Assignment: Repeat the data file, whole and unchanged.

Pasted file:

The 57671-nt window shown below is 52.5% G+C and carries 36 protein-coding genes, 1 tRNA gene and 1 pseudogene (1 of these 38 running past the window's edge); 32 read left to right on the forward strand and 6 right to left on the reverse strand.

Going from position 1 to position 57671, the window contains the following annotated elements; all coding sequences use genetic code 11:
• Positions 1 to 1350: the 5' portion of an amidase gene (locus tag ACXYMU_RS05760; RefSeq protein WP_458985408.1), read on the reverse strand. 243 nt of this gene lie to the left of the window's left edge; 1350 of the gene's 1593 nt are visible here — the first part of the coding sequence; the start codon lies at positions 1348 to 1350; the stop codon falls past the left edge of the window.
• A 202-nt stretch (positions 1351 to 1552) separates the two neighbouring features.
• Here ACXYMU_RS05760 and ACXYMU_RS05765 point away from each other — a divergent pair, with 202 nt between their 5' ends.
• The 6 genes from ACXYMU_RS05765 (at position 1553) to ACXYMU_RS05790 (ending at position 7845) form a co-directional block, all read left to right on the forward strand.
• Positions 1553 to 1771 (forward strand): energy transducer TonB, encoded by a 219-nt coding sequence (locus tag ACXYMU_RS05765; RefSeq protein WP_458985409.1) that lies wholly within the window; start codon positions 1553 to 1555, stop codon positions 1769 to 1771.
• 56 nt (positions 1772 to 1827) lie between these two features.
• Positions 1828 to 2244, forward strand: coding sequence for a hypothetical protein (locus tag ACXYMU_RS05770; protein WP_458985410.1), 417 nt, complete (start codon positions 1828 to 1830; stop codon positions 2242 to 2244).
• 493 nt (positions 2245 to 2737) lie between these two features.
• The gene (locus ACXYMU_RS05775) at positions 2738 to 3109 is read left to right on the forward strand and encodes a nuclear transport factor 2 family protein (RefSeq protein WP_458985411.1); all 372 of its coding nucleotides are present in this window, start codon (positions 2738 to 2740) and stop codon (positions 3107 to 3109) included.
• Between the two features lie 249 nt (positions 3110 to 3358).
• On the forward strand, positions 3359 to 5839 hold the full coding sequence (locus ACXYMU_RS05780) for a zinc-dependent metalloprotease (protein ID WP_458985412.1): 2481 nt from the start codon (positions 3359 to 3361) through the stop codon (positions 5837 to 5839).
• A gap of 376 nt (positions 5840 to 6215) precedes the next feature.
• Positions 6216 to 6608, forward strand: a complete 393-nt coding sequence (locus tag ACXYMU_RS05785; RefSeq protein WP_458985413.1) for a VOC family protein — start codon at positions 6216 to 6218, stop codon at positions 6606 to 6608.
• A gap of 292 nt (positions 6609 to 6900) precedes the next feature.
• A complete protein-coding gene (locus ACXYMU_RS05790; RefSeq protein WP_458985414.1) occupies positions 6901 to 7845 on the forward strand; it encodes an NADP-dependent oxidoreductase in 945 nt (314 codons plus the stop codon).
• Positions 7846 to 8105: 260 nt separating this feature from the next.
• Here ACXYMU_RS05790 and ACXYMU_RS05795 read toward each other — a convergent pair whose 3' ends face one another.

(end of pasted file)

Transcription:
The 57671-nt window shown below is 52.5% G+C and carries 36 protein-coding genes, 1 tRNA gene and 1 pseudogene (1 of these 38 running past the window's edge); 32 read left to right on the forward strand and 6 right to left on the reverse strand.

Going from position 1 to position 57671, the window contains the following annotated elements; all coding sequences use genetic code 11:
• Positions 1 to 1350: the 5' portion of an amidase gene (locus tag ACXYMU_RS05760; RefSeq protein WP_458985408.1), read on the reverse strand. 243 nt of this gene lie to the left of the window's left edge; 1350 of the gene's 1593 nt are visible here — the first part of the coding sequence; the start codon lies at positions 1348 to 1350; the stop codon falls past the left edge of the window.
• A 202-nt stretch (positions 1351 to 1552) separates the two neighbouring features.
• Here ACXYMU_RS05760 and ACXYMU_RS05765 point away from each other — a divergent pair, with 202 nt between their 5' ends.
• The 6 genes from ACXYMU_RS05765 (at position 1553) to ACXYMU_RS05790 (ending at position 7845) form a co-directional block, all read left to right on the forward strand.
• Positions 1553 to 1771 (forward strand): energy transducer TonB, encoded by a 219-nt coding sequence (locus tag ACXYMU_RS05765; RefSeq protein WP_458985409.1) that lies wholly within the window; start codon positions 1553 to 1555, stop codon positions 1769 to 1771.
• 56 nt (positions 1772 to 1827) lie between these two features.
• Positions 1828 to 2244, forward strand: coding sequence for a hypothetical protein (locus tag ACXYMU_RS05770; protein WP_458985410.1), 417 nt, complete (start codon positions 1828 to 1830; stop codon positions 2242 to 2244).
• 493 nt (positions 2245 to 2737) lie between these two features.
• The gene (locus ACXYMU_RS05775) at positions 2738 to 3109 is read left to right on the forward strand and encodes a nuclear transport factor 2 family protein (RefSeq protein WP_458985411.1); all 372 of its coding nucleotides are present in this window, start codon (positions 2738 to 2740) and stop codon (positions 3107 to 3109) included.
• Between the two features lie 249 nt (positions 3110 to 3358).
• On the forward strand, positions 3359 to 5839 hold the full coding sequence (locus ACXYMU_RS05780) for a zinc-dependent metalloprotease (protein ID WP_458985412.1): 2481 nt from the start codon (positions 3359 to 3361) through the stop codon (positions 5837 to 5839).
• A gap of 376 nt (positions 5840 to 6215) precedes the next feature.
• Positions 6216 to 6608, forward strand: a complete 393-nt coding sequence (locus tag ACXYMU_RS05785; RefSeq protein WP_458985413.1) for a VOC family protein — start codon at positions 6216 to 6218, stop codon at positions 6606 to 6608.
• A gap of 292 nt (positions 6609 to 6900) precedes the next feature.
• A complete protein-coding gene (locus ACXYMU_RS05790; RefSeq protein WP_458985414.1) occupies positions 6901 to 7845 on the forward strand; it encodes an NADP-dependent oxidoreductase in 945 nt (314 codons plus the stop codon).
• Positions 7846 to 8105: 260 nt separating this feature from the next.
• Here ACXYMU_RS05790 and ACXYMU_RS05795 read toward each other — a convergent pair whose 3' ends face one another.